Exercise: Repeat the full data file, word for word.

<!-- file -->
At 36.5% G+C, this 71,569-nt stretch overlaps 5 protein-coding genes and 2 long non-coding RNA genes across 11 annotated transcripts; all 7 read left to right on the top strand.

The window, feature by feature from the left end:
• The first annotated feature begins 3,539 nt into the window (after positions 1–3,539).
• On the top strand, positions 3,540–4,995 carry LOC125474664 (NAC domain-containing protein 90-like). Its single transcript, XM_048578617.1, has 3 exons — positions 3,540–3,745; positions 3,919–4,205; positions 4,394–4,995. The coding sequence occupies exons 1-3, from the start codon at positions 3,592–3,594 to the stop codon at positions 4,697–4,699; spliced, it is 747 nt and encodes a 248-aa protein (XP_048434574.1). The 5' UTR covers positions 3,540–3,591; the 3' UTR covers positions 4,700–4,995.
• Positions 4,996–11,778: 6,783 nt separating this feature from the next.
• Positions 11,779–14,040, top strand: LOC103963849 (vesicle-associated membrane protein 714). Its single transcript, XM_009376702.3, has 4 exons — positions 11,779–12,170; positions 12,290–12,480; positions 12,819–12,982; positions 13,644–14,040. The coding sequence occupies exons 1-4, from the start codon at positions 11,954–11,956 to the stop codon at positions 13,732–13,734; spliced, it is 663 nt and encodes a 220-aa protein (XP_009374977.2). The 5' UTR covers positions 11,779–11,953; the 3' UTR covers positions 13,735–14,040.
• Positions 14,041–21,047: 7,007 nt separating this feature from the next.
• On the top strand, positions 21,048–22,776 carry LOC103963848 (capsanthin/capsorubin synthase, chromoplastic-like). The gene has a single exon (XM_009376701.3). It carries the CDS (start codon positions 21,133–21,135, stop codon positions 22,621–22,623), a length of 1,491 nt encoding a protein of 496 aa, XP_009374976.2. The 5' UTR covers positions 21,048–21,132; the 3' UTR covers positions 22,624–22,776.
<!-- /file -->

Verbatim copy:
At 36.5% G+C, this 71,569-nt stretch overlaps 5 protein-coding genes and 2 long non-coding RNA genes across 11 annotated transcripts; all 7 read left to right on the top strand.

The window, feature by feature from the left end:
• The first annotated feature begins 3,539 nt into the window (after positions 1–3,539).
• On the top strand, positions 3,540–4,995 carry LOC125474664 (NAC domain-containing protein 90-like). Its single transcript, XM_048578617.1, has 3 exons — positions 3,540–3,745; positions 3,919–4,205; positions 4,394–4,995. The coding sequence occupies exons 1-3, from the start codon at positions 3,592–3,594 to the stop codon at positions 4,697–4,699; spliced, it is 747 nt and encodes a 248-aa protein (XP_048434574.1). The 5' UTR covers positions 3,540–3,591; the 3' UTR covers positions 4,700–4,995.
• Positions 4,996–11,778: 6,783 nt separating this feature from the next.
• Positions 11,779–14,040, top strand: LOC103963849 (vesicle-associated membrane protein 714). Its single transcript, XM_009376702.3, has 4 exons — positions 11,779–12,170; positions 12,290–12,480; positions 12,819–12,982; positions 13,644–14,040. The coding sequence occupies exons 1-4, from the start codon at positions 11,954–11,956 to the stop codon at positions 13,732–13,734; spliced, it is 663 nt and encodes a 220-aa protein (XP_009374977.2). The 5' UTR covers positions 11,779–11,953; the 3' UTR covers positions 13,735–14,040.
• Positions 14,041–21,047: 7,007 nt separating this feature from the next.
• On the top strand, positions 21,048–22,776 carry LOC103963848 (capsanthin/capsorubin synthase, chromoplastic-like). The gene has a single exon (XM_009376701.3). It carries the CDS (start codon positions 21,133–21,135, stop codon positions 22,621–22,623), a length of 1,491 nt encoding a protein of 496 aa, XP_009374976.2. The 5' UTR covers positions 21,048–21,132; the 3' UTR covers positions 22,624–22,776.